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What Does Jesus Do? He Personally Cares For Each of His Children

Mark 7:31-37

Jesus Heals a Deaf and Mute Man

31 Then Jesus left the vicinity of Tyre and went through Sidon, down to the Sea of Galilee and into the region of the Decapolis.[a] 32 There some people brought to him a man who was deaf and could hardly talk, and they begged Jesus to place his hand on him.

33 After he took him aside, away from the crowd, Jesus put his fingers into the man’s ears. Then he spit and touched the man’s tongue. 34 He looked up to heaven and with a deep sigh said to him, "Ephphatha!" (which means "Be opened!"). 35 At this, the man’s ears were opened, his tongue was loosened and he began to speak plainly.

36 Jesus commanded them not to tell anyone. But the more he did so, the more they kept talking about it. 37 People were overwhelmed with amazement. "He has done everything well," they said. "He even makes the deaf hear and the mute speak."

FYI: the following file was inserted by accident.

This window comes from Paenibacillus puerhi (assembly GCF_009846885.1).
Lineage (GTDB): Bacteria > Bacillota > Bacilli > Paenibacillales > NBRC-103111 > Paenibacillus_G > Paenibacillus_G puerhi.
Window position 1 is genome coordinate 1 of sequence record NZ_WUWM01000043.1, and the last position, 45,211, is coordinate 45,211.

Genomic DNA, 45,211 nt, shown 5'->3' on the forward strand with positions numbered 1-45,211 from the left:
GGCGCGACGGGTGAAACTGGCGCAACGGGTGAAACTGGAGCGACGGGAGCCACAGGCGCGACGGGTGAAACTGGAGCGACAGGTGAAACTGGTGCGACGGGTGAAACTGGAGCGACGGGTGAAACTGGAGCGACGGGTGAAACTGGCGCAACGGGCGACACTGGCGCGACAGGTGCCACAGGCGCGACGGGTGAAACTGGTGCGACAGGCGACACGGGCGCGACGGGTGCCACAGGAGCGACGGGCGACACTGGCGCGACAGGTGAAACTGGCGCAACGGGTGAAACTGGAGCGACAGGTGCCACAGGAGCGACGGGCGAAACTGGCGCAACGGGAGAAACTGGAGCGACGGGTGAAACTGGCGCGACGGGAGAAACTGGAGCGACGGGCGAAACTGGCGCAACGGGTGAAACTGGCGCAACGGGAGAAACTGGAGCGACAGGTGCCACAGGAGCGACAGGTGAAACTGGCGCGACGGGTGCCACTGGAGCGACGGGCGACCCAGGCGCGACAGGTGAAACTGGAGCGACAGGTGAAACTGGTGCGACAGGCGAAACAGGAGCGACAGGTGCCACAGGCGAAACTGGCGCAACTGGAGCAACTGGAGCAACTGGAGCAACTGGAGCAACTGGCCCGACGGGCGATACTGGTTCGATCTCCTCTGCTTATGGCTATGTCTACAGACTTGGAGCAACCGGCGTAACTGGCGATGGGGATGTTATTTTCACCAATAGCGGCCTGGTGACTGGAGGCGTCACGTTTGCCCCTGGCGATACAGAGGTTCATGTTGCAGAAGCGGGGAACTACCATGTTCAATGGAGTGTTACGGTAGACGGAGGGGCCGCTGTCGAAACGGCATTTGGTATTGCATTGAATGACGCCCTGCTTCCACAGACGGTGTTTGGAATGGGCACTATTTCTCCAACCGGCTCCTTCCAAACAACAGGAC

SERMON

If you had to lose one of your 5 senses, which one would you choose to live without? Sight, taste, touch, hearing and smell. My wife and I discussed it, and I think we both settled on taste. It would certainly be devastating, especially for a couple of foodies…. But I think living without a sense of taste would be a little easier to manage than losing some of the other senses. It’s not impossible to live without the other senses… there are people who do it. But I do think it would be easiest to live without taste. And maybe I’m wrong on that, but after knowing what life with sight is like, I think it would be hard to part with sight. And I think to live without touch would be quite dangerous. To live without hearing, I feel like that would be difficult to adjust to. It would be lonely... Hearing is our gateway to relationships and entertainment. And then smell… you could maybe live without smell pretty easily… but if you were to say smell, then you’d lose your sense of taste as well… so I figured it’s better to cheat the system and say I’d rather lose my sense of taste and then keep my sense of smell. I’m not 100% sure it works that way, but no matter.